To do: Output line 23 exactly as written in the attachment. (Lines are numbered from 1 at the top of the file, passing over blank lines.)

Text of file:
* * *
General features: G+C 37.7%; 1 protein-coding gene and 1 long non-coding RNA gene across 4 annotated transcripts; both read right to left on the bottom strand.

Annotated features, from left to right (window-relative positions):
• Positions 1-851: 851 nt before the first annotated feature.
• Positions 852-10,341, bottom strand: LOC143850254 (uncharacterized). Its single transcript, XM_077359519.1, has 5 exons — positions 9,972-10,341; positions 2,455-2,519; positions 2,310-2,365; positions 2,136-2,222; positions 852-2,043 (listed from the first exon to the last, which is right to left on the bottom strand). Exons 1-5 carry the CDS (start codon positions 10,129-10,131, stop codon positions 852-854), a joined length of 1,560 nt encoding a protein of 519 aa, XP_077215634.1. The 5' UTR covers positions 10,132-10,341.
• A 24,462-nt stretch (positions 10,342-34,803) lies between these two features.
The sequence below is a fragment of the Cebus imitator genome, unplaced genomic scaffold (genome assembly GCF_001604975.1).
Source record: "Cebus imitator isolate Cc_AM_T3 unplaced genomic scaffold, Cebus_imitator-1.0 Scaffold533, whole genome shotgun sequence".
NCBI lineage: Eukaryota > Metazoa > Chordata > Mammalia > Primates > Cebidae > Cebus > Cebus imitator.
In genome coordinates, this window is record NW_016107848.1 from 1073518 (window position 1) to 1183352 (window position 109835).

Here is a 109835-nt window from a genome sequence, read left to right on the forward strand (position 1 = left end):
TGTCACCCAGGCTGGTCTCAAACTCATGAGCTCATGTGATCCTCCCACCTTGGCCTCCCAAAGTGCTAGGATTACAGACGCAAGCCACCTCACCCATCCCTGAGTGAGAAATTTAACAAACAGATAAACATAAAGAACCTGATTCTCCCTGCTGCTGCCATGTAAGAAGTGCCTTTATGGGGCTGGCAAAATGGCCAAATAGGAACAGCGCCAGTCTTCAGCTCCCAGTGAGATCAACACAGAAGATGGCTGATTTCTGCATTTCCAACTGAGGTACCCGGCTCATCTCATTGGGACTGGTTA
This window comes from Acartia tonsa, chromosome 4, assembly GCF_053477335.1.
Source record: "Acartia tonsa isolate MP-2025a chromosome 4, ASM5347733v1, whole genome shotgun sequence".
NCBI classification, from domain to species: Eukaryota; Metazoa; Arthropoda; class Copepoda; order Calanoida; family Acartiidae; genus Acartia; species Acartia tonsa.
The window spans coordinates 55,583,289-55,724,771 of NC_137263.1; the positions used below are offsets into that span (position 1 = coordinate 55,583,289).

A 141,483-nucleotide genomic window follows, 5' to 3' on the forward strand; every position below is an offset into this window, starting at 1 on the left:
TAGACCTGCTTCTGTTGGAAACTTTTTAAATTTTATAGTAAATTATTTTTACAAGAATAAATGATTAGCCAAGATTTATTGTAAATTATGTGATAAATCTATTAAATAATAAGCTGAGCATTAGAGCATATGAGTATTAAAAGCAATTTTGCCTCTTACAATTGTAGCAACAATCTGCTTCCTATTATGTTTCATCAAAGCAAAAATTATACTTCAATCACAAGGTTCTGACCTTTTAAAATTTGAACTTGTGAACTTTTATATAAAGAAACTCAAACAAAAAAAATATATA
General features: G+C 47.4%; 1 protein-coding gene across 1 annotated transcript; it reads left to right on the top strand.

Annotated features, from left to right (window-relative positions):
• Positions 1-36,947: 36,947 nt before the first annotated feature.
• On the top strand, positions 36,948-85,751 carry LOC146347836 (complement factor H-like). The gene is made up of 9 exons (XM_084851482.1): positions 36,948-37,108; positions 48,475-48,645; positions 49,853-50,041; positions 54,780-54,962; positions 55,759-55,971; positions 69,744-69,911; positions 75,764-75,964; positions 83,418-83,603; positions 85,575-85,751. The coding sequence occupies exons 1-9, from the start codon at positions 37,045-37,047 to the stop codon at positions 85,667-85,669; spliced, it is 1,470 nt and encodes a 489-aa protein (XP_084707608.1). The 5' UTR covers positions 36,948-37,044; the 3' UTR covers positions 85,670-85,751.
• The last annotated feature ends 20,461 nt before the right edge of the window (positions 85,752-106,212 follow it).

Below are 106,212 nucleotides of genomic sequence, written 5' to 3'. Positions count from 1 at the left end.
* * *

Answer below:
Below are 106,212 nucleotides of genomic sequence, written 5' to 3'. Positions count from 1 at the left end.